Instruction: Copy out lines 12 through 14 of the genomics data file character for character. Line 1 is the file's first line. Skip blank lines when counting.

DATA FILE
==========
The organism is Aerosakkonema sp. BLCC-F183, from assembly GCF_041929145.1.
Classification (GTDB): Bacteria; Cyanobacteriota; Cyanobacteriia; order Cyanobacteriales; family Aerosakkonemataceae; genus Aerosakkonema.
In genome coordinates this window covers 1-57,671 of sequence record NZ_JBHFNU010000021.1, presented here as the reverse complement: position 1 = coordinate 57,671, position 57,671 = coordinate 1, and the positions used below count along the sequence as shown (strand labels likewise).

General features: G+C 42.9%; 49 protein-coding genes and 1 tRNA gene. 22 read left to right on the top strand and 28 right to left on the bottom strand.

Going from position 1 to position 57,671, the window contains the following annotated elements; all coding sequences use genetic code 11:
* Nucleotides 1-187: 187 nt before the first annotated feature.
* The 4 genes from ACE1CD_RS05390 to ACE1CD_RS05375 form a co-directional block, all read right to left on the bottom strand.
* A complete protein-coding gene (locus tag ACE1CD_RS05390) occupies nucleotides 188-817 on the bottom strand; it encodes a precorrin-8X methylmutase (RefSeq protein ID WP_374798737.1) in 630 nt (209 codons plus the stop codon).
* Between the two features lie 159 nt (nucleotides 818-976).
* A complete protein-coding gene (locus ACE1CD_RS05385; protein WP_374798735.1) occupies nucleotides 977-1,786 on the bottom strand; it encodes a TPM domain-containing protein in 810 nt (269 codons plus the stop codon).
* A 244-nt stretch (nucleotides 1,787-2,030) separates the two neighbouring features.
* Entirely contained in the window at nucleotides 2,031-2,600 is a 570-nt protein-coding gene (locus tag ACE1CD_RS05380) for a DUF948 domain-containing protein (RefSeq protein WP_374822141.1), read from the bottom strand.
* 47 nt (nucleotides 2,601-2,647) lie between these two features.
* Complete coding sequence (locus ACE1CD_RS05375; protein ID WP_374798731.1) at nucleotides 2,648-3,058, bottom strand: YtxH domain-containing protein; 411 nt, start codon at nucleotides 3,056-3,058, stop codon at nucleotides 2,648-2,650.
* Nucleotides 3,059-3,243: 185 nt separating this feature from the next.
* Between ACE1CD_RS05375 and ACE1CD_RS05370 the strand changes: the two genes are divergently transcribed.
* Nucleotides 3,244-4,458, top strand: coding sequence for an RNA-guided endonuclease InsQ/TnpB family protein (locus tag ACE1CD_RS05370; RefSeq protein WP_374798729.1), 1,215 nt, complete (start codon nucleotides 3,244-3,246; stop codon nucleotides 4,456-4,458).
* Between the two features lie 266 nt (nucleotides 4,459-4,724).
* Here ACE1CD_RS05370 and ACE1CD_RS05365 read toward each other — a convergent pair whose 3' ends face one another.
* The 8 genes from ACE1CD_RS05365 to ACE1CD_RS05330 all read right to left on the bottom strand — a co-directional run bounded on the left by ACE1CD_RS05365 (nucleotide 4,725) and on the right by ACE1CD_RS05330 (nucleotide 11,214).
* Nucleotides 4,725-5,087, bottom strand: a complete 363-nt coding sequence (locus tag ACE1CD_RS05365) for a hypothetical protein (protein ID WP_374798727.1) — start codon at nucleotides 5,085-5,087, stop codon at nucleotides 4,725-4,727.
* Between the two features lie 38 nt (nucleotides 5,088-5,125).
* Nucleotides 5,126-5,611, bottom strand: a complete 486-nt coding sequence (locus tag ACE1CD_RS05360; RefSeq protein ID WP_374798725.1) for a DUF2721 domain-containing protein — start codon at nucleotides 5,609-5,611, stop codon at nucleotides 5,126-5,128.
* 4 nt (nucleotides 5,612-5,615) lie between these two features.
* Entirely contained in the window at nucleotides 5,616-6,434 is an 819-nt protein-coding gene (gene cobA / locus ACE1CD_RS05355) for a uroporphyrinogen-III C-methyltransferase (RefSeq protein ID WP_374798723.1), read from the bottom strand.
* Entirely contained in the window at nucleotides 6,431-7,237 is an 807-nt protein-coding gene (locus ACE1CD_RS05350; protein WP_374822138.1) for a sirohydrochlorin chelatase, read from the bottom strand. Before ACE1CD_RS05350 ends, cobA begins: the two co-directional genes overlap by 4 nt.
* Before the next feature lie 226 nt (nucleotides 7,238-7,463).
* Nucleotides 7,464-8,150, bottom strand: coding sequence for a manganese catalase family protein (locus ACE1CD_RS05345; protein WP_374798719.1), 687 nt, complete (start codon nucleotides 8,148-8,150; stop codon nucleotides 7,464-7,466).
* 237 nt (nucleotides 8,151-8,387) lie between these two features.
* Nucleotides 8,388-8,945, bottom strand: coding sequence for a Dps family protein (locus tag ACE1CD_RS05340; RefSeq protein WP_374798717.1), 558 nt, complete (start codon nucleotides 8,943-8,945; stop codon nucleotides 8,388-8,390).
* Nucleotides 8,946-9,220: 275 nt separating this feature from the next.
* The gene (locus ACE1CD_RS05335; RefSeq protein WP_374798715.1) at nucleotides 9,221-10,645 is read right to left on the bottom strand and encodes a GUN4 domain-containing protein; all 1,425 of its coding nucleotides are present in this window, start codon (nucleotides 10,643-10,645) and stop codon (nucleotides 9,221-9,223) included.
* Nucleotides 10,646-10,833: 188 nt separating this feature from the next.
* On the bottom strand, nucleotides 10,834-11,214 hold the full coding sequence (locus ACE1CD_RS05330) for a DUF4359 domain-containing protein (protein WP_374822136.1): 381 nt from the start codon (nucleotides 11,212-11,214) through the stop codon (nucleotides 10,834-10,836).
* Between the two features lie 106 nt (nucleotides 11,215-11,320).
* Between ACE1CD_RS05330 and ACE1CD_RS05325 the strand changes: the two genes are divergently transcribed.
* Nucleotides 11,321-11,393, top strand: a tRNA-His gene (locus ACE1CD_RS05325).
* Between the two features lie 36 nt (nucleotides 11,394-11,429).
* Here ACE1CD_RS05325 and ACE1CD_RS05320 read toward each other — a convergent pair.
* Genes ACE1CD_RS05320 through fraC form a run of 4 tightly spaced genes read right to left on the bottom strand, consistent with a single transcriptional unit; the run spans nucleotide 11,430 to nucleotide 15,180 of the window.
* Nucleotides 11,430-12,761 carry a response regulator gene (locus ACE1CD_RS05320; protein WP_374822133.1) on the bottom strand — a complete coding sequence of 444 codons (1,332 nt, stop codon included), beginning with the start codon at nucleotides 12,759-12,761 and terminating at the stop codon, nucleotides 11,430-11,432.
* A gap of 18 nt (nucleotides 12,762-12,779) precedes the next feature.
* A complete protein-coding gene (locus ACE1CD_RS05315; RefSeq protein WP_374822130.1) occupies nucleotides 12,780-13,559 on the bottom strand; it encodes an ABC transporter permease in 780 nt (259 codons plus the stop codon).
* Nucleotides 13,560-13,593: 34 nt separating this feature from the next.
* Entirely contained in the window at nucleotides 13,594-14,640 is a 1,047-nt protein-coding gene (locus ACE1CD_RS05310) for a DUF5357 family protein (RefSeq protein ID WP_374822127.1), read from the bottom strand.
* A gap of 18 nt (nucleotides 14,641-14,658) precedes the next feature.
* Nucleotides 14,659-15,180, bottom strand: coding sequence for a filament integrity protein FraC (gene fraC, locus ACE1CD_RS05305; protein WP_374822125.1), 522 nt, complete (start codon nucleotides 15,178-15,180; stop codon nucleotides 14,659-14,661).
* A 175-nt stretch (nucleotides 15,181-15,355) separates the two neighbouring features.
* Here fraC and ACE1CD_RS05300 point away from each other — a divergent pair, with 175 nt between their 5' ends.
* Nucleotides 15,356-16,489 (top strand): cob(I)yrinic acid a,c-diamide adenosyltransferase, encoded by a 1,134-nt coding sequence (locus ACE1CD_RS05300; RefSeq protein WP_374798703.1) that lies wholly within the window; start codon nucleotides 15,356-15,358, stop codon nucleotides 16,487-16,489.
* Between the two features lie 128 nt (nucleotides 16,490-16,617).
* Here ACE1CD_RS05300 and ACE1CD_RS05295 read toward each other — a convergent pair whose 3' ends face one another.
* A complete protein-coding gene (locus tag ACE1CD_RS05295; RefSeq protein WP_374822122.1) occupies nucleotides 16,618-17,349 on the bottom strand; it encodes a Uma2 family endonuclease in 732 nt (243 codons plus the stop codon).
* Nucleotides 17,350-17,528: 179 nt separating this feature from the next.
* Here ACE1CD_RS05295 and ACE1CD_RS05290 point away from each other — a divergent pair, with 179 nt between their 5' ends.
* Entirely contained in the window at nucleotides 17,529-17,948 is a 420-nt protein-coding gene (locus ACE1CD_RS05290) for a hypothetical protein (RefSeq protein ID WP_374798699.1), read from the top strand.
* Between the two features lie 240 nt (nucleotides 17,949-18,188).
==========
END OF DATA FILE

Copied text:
* Entirely contained in the window at nucleotides 2,031-2,600 is a 570-nt protein-coding gene (locus tag ACE1CD_RS05380) for a DUF948 domain-containing protein (RefSeq protein WP_374822141.1), read from the bottom strand.
* 47 nt (nucleotides 2,601-2,647) lie between these two features.
* Complete coding sequence (locus ACE1CD_RS05375; protein ID WP_374798731.1) at nucleotides 2,648-3,058, bottom strand: YtxH domain-containing protein; 411 nt, start codon at nucleotides 3,056-3,058, stop codon at nucleotides 2,648-2,650.